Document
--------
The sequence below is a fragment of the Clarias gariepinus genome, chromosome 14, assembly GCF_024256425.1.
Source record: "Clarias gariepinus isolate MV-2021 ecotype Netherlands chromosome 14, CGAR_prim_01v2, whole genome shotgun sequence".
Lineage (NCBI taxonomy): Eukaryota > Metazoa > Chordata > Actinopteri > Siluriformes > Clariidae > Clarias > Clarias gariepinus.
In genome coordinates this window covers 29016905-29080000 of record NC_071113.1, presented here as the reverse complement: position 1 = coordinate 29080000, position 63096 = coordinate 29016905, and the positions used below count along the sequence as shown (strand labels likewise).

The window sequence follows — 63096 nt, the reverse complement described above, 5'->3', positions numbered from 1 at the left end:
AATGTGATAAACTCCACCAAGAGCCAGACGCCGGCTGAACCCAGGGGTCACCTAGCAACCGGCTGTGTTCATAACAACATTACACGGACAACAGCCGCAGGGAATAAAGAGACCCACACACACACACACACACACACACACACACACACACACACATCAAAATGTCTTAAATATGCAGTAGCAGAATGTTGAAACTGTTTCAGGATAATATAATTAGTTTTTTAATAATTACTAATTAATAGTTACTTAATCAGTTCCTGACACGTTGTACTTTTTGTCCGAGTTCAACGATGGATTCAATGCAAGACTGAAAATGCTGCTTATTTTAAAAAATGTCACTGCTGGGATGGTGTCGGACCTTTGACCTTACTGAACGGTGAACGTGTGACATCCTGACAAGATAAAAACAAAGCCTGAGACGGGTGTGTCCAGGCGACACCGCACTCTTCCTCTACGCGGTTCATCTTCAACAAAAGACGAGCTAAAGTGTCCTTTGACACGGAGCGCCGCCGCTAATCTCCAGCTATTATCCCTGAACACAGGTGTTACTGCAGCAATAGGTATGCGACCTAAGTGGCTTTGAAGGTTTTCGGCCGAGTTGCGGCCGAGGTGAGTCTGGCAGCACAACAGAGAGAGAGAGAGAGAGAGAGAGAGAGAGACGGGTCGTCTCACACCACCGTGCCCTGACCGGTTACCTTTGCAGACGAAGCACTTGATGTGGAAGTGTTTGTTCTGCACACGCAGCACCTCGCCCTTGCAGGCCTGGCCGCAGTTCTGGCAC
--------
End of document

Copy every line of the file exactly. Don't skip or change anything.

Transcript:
The sequence below is a fragment of the Clarias gariepinus genome, chromosome 14, assembly GCF_024256425.1.
Source record: "Clarias gariepinus isolate MV-2021 ecotype Netherlands chromosome 14, CGAR_prim_01v2, whole genome shotgun sequence".
Lineage (NCBI taxonomy): Eukaryota > Metazoa > Chordata > Actinopteri > Siluriformes > Clariidae > Clarias > Clarias gariepinus.
In genome coordinates this window covers 29016905-29080000 of record NC_071113.1, presented here as the reverse complement: position 1 = coordinate 29080000, position 63096 = coordinate 29016905, and the positions used below count along the sequence as shown (strand labels likewise).

The window sequence follows — 63096 nt, the reverse complement described above, 5'->3', positions numbered from 1 at the left end:
AATGTGATAAACTCCACCAAGAGCCAGACGCCGGCTGAACCCAGGGGTCACCTAGCAACCGGCTGTGTTCATAACAACATTACACGGACAACAGCCGCAGGGAATAAAGAGACCCACACACACACACACACACACACACACACACACACACACACATCAAAATGTCTTAAATATGCAGTAGCAGAATGTTGAAACTGTTTCAGGATAATATAATTAGTTTTTTAATAATTACTAATTAATAGTTACTTAATCAGTTCCTGACACGTTGTACTTTTTGTCCGAGTTCAACGATGGATTCAATGCAAGACTGAAAATGCTGCTTATTTTAAAAAATGTCACTGCTGGGATGGTGTCGGACCTTTGACCTTACTGAACGGTGAACGTGTGACATCCTGACAAGATAAAAACAAAGCCTGAGACGGGTGTGTCCAGGCGACACCGCACTCTTCCTCTACGCGGTTCATCTTCAACAAAAGACGAGCTAAAGTGTCCTTTGACACGGAGCGCCGCCGCTAATCTCCAGCTATTATCCCTGAACACAGGTGTTACTGCAGCAATAGGTATGCGACCTAAGTGGCTTTGAAGGTTTTCGGCCGAGTTGCGGCCGAGGTGAGTCTGGCAGCACAACAGAGAGAGAGAGAGAGAGAGAGAGAGAGAGACGGGTCGTCTCACACCACCGTGCCCTGACCGGTTACCTTTGCAGACGAAGCACTTGATGTGGAAGTGTTTGTTCTGCACACGCAGCACCTCGCCCTTGCAGGCCTGGCCGCAGTTCTGGCAC